Review: 'Krampus' is the Holiday Movie We've Been Waiting For

After tantalizing us with his unique blend of humor and horror in the cult-favorite 2007 anthology "Trick 'r Treat," filmmaker Michael Dougherty has finally returned with "Krampus." Playing like a frothy, messed-up mix of "Christmas Vacation" and "Gremlins," this holiday horror show is wickedly funny, deliciously scary, and totally worth the wait.

Our story begins in an upper middle-class suburb, where a family is brewing for a horrible holiday: As mom fastidiously decorates the house, grandma bakes cookies, father fields business calls and sister Skypes with her boyfriend next door, young Max ("Chef's" Emjay Anthony) is putting the finishing touches on his letter to Santa. But after a disastrous dinner where his belief in Santa is openly mocked by his bullying cousins, the brokenhearted boy chucks the shredded letter to the winds, inadvertently calling down a grave holiday reckoning upon the household.

Like "Trick 'r Treat," "Krampus" focuses on the rules of its holiday. Respect must be paid to tradition, and when it's not, hell hath no fury like a bag of sharp-toothed toys. That's because Krampus doesn't come alone; he has his own army of malicious minions, each a hellish reject from Santa's winter wonderland. And they show no mercy.

Rated PG-13, the film is light on gore, with little blood to be seen. But the terror and tension still run high, as Dougherty is a master of this genre. He knows how to tease a scare, spool out suspense and deliver a ghoulish reveal with relish. Again and again, I squealed and jumped and laughed at outrageous creatures and inventive violence that confront this fractured family. Sinister snowmen, treacherous toys and crazed cookies are just the beginning. With each set piece, Dougherty offers a bigger baddie, building to his Krampus-centered finale. And it's fantastic. Fans of "Gremlins" and "The Nightmare Before Christmas" will cheer for "Krampus," with its playful yet sinister take on the holiday season. But the horror is only one-half of what makes this movie great. The other is a cast that deftly handles each comedy beat.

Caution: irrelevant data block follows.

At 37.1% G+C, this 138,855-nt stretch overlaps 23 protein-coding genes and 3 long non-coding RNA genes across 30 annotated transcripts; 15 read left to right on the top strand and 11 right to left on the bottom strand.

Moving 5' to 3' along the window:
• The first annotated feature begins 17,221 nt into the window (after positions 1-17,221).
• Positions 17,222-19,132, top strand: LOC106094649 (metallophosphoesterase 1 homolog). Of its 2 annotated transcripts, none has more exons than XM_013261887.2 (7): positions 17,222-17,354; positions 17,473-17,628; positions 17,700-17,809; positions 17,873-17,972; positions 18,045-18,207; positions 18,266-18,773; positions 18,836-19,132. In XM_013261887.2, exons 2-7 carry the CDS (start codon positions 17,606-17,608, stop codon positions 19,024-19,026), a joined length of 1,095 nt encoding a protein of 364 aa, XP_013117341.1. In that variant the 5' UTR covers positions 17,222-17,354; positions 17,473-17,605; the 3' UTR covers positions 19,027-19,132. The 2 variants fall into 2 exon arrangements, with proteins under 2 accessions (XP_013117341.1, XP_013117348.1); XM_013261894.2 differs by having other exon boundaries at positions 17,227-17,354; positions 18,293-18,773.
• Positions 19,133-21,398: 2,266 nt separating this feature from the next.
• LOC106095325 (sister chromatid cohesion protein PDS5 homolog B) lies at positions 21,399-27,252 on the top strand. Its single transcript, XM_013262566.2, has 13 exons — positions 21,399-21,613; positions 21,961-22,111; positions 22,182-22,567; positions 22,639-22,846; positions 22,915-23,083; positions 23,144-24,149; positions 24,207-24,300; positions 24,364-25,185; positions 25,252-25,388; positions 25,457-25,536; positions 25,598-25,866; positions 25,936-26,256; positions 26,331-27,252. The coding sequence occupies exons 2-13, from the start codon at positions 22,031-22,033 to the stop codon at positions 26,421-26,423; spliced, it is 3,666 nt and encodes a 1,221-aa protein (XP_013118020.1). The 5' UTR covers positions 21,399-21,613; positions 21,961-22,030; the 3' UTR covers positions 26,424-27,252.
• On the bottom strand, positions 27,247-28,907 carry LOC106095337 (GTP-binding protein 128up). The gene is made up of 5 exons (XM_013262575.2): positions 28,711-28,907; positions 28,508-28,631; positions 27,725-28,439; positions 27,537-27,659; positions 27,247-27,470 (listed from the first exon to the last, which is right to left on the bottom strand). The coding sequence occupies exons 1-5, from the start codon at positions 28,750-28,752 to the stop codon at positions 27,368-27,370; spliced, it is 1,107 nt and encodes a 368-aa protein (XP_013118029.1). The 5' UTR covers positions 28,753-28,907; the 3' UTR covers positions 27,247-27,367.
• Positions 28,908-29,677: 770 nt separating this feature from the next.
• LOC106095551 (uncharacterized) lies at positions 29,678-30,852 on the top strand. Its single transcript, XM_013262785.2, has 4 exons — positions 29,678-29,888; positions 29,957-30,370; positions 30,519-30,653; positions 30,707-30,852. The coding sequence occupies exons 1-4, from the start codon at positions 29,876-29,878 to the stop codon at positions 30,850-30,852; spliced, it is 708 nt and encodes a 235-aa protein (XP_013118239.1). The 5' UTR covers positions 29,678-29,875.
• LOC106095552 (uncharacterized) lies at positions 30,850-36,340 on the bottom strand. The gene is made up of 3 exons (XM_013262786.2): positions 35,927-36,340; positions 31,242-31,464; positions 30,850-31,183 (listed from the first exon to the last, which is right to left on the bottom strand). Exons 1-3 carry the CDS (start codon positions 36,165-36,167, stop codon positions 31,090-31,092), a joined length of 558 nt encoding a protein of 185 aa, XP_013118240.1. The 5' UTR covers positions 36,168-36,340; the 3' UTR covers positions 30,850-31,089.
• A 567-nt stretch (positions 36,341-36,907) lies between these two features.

Playing sisters, Toni Collette and "Fargo's" Allison Tolman bring a relatable thread of sibling rivalry to the film, fueled by differences in food preparation, parenting and their handling of caustic Aunt Dorothy (a scathingly funny Conchata Ferrell). Meanwhile, Adam Scott tries to play patient host -- with a bit of help from a hidden bottle of scotch -- while David Koechner does an earnest homage to Randy Quaid with his gun-loving, Hummer-driving redneck uncle Howard. These four forge the "Christmas Vacation" vibe that feeds so brilliantly into the horror story to come. Imagine if Clark Griswold and Uncle Eddie had to team up to reclaim their kids from the dark minions of this Anti-Santa and you'll have some idea of the mischief and mayhem "Krampus" presents.

The kids are no slouches, either. Just as he was in Jon Favreau's heralded indie "Chef," Johnson is the beating heart of this story. We ache for him when he rips up the letter, and we root for him as he does his damnedest to undo its damage. Giving a gender-bent twist to the typical holiday-bully role (think Buzz in "Home Alone" or Scut Farkus in "A Christmas Story") are Lolo Owen and Queenie Samuel, while little brother Maverick Flack lands laughs with a series of blank stares (think "Bad Santa"). Then as counterpoint to all this silliness, you have Omi (Krista Stadler), the German grandma who's had a brush with this beast of lore before, and so delivers a pivotal and deeply creepy monologue.

Much like "The Visit," I recommend "Krampus" for frightening family fun, but this time, with no reservations. This is a family movie in the vein of 1980s Amblin, hoping to scare you as it inspires you to be kinder to those that love you, even when they fail to do so perfectly. Yes, it's holiday horror focusing on a family meant to repent for their sins against the Christmas spirit and each other, but there's no cynicism here.

Dougherty's film demands we sincerely celebrate Christmas, just as "The Grinch Who Stole Christmas," "Elf" or "A Charlie Brown Christmas" before it, and becomes a uniquely entertaining, instant holiday classic in its own right.

"Krampus" opens Friday nationwide.

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